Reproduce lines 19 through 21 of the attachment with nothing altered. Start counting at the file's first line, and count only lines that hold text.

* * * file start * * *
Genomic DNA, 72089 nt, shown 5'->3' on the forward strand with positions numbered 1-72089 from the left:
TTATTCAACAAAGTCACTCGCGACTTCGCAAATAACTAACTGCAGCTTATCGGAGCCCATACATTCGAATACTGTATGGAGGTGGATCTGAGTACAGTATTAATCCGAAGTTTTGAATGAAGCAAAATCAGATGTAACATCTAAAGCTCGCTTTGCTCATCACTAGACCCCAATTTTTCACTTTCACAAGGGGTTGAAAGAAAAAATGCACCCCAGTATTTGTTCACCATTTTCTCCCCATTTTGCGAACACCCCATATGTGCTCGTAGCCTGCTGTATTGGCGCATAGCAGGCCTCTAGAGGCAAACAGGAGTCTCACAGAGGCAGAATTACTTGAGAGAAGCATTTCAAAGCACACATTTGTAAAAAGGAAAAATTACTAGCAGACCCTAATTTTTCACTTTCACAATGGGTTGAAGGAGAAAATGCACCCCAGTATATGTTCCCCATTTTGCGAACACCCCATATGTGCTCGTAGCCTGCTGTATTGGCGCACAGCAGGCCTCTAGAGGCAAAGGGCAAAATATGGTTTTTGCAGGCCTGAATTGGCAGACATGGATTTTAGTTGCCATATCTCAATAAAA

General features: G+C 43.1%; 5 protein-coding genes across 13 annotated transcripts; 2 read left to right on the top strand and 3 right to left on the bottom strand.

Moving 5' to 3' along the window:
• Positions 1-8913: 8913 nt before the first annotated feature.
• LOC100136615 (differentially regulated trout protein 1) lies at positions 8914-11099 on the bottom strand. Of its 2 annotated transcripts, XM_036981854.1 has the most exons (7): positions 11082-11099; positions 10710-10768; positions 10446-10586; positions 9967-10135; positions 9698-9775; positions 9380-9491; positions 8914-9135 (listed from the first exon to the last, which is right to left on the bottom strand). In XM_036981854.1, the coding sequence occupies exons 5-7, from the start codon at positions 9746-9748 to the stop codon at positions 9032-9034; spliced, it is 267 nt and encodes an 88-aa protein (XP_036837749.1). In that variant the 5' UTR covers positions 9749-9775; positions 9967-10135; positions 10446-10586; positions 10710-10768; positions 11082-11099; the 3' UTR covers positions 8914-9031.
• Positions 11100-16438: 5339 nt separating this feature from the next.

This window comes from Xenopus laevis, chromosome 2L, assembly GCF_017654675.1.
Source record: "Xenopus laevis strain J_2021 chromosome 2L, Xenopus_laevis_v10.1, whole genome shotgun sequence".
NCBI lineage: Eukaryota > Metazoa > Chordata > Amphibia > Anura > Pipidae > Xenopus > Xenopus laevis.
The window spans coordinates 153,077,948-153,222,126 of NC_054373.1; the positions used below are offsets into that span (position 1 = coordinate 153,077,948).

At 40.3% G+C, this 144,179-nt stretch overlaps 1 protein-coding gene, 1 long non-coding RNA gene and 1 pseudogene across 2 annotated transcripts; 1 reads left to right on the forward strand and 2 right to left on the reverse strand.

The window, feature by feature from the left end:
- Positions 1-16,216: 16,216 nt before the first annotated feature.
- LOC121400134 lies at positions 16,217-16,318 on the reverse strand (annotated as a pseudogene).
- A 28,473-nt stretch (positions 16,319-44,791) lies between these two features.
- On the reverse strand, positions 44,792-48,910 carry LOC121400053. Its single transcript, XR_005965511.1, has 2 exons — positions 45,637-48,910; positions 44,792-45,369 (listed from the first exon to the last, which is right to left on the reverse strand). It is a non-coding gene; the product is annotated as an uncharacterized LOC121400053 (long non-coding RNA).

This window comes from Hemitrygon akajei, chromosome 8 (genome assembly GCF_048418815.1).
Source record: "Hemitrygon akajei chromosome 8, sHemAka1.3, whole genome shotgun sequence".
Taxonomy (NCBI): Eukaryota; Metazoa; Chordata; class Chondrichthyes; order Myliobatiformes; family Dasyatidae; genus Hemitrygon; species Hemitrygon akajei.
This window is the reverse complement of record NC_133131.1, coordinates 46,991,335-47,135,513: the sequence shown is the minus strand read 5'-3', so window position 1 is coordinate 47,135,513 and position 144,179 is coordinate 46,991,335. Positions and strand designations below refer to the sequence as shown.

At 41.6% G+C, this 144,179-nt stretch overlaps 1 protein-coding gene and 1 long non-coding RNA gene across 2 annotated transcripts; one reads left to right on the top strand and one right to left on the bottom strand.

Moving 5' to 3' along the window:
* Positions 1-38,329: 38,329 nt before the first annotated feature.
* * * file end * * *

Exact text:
Source record: "Hemitrygon akajei chromosome 8, sHemAka1.3, whole genome shotgun sequence".
Taxonomy (NCBI): Eukaryota; Metazoa; Chordata; class Chondrichthyes; order Myliobatiformes; family Dasyatidae; genus Hemitrygon; species Hemitrygon akajei.
This window is the reverse complement of record NC_133131.1, coordinates 46,991,335-47,135,513: the sequence shown is the minus strand read 5'-3', so window position 1 is coordinate 47,135,513 and position 144,179 is coordinate 46,991,335. Positions and strand designations below refer to the sequence as shown.